Partner Hardy William Smith

Queer Places:
University of Oxford, Oxford OX1 2JD, Regno Unito
16 Yeoman's Row, Chelsea, London SW3, Regno Unito

Peter Glenville (born Peter Patrick Brabazon Browne; 28 October 1913 – 3 June 1996) was an English film and stage actor and director.

Born in Hampstead, London, into a theatrical family, Glenville was the son of Shaun Glenville (born John Browne, 1884–1968), an Irish-born comedian, and Dorothy Ward, both pantomime performers.[1][2]

He attended Stonyhurst College and then studied Law at Christ Church, Oxford. He was President of the Oxford University Dramatic Society, and performed in many roles for them.[2]

Glenville appeared as an actor in the UK, where he also started directing. Between 1934 and 1947 he appeared in various leading roles "ranging from Tony Pirelli in Edgar Wallace's gangster drama 'On the Spot' and Stephen Cass in Mary Hayley Bell's horror thriller 'Duet For Two Hands' to Romeo, Prince Hal and... Hamlet in a production which he also directed for the Old Vic company in Liverpool..."[2]

Glenville's directorial debut on Broadway was Terence Rattigan's The Browning Version in 1949, which starred Maurice Evans.[3][4]

Other notable productions which followed included The Innocents (1950), the stage adaptation of Henry James' The Turn of the Screw, Shakespeare's Romeo and Juliet, which starred Douglass Watson, Jack Hawkins and marked the Broadway debut of Olivia de Havilland (1951),[5]Rattigan's Separate Tables (1954) and Georges Feydeau's Hotel Paradiso (1957).[6][7]

Glenville directed the Bridget Boland play The Prisoner at the Lyceum Theatre, Edinburgh in March 1954 and then at the Globe Theatre in London, starring Alec Guinness.[8] Glenville directed the 1955 film version of The Prisoner, his film directorial debut. The film also starred his friend Alec Guinness.[9]

In the 1960s, Glenville and Smith moved from London to New York and continued to work in the theatre and in films. From that period he directed the musical Take Me Along (1959–60), based on Eugene O'Neill's play Ah, Wilderness!, with Jackie Gleason, Walter Pidgeon, Robert Morse, Una Merkel and Eileen Herlie.[10] In 1960, Glenville also directed Barbara Bel Geddes and Henry Fonda on Broadway in Silent Night, Lonely Night by Robert Anderson.[11]

In 1961, he directed Jean Anouilh's play Becket which starred Laurence Olivier as Thomas Becket and Anthony Quinn as Henry II. An erroneous story arose in later years that during the run, Quinn and Olivier switched roles and Quinn played Becket to Olivier's King. Critic Howard Taubman, in his book The Making of the American Theatre, supports this story, as does a biographer of Laurence Olivier. In fact, Quinn left the production for a film, never having played Becket, and director Glenville suggested a road tour with Olivier as Henry. Olivier happily acceded and Arthur Kennedy took on the role of Becket for the tour and brief return to Broadway.[12][13]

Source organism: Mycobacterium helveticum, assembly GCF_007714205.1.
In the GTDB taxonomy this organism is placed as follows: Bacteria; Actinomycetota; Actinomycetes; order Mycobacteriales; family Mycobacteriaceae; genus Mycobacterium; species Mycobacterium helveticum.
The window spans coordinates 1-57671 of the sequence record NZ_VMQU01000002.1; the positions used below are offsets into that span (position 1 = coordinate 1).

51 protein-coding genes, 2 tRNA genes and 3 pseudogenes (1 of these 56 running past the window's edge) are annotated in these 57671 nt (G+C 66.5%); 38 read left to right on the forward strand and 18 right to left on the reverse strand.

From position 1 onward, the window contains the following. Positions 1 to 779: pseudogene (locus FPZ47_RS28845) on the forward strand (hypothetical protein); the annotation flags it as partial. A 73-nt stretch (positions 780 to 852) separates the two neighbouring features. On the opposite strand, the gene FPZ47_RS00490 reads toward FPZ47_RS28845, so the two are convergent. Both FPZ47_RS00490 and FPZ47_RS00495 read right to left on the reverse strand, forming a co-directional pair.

On Broadway, in 1962–63, he directed Quinn and Margaret Leighton in Tchin-Tchin. This was followed by the musical Tovarich (1963) with Vivien Leigh and Jean-Pierre Aumont. For Dylan, based on the life of Dylan Thomas (1964), Glenville worked once again with his frequent collaborator, Sir Alec Guinness. He also directed Edward Albee's adaptation of Giles Cooper's play Everything in the Garden (1967), John Osborne's A Patriot for Me (1969) with Maximilian Schell, Salome Jens and Tommy Lee Jones in his Broadway debut, and Tennessee Williams' Out Cry (1973). [14]

He directed the films Me and the Colonel (1958) with Danny Kaye, Summer and Smoke (1961) with Geraldine Page and Laurence Harvey, Term of Trial (1962) with Laurence Olivier, Simone Signoret and Sarah Miles, Becket (1964) with Richard Burton and Peter O'Toole, Hotel Paradiso (1966)[7] with Guinness and Gina Lollobrigida and The Comedians (1967) with Elizabeth Taylor, Burton, Guinness and Peter Ustinov.[15]

In 1970 Glenville directed another new Terence Rattigan play in the West End, A Bequest to the Nation[16] In 1971 he began work on the film project of Man of La Mancha, but when he failed to agree with United Artists on the production, he bowed out. In 1973 he directed the original production of Tennessee Williams's Out Cry on Broadway[17] after which he retired and eventually moved to San Miguel de Allende, Mexico.

Glenville was nominated for four Tony Awards,[14] two Golden Globe Awards (Becket and Me and the Colonel), one Academy Award (Becket) and one Golden Lion at the Venice Film Festival for Term of Trial.[18]

He died in New York City on 3 June 1996, aged 82, from a heart attack.[19][2]

Glenville met Hardy William Smith (1916-2001) after the end of World War II. Smith, a United States Navy veteran, wanted a career in the theater in the UK. According to his biography at the University of Texas (where his papers are kept), "Glenville and Smith became professional and life partners, with Smith producing and Glenville directing plays for the London stage."[20]

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